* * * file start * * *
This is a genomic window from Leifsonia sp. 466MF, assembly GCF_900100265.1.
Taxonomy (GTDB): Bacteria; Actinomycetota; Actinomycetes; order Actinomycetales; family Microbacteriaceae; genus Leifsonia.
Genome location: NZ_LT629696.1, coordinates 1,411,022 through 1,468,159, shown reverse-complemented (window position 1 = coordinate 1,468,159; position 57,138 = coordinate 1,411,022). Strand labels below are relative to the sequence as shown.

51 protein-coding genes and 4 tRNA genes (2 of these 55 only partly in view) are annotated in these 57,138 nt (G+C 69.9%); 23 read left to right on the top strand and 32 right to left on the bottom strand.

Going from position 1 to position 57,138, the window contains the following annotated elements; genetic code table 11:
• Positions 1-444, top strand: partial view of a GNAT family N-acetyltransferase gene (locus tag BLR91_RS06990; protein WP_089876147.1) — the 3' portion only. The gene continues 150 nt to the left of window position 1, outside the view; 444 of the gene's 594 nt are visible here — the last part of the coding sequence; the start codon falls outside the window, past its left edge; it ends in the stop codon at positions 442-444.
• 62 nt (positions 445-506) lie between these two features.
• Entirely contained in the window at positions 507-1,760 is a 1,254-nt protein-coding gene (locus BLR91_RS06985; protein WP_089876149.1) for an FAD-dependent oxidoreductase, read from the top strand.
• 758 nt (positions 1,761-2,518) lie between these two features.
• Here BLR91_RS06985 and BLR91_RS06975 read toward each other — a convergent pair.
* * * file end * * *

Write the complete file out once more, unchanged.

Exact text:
This is a genomic window from Leifsonia sp. 466MF, assembly GCF_900100265.1.
Taxonomy (GTDB): Bacteria; Actinomycetota; Actinomycetes; order Actinomycetales; family Microbacteriaceae; genus Leifsonia.
Genome location: NZ_LT629696.1, coordinates 1,411,022 through 1,468,159, shown reverse-complemented (window position 1 = coordinate 1,468,159; position 57,138 = coordinate 1,411,022). Strand labels below are relative to the sequence as shown.

51 protein-coding genes and 4 tRNA genes (2 of these 55 only partly in view) are annotated in these 57,138 nt (G+C 69.9%); 23 read left to right on the top strand and 32 right to left on the bottom strand.

Going from position 1 to position 57,138, the window contains the following annotated elements; genetic code table 11:
• Positions 1-444, top strand: partial view of a GNAT family N-acetyltransferase gene (locus tag BLR91_RS06990; protein WP_089876147.1) — the 3' portion only. The gene continues 150 nt to the left of window position 1, outside the view; 444 of the gene's 594 nt are visible here — the last part of the coding sequence; the start codon falls outside the window, past its left edge; it ends in the stop codon at positions 442-444.
• 62 nt (positions 445-506) lie between these two features.
• Entirely contained in the window at positions 507-1,760 is a 1,254-nt protein-coding gene (locus BLR91_RS06985; protein WP_089876149.1) for an FAD-dependent oxidoreductase, read from the top strand.
• 758 nt (positions 1,761-2,518) lie between these two features.
• Here BLR91_RS06985 and BLR91_RS06975 read toward each other — a convergent pair.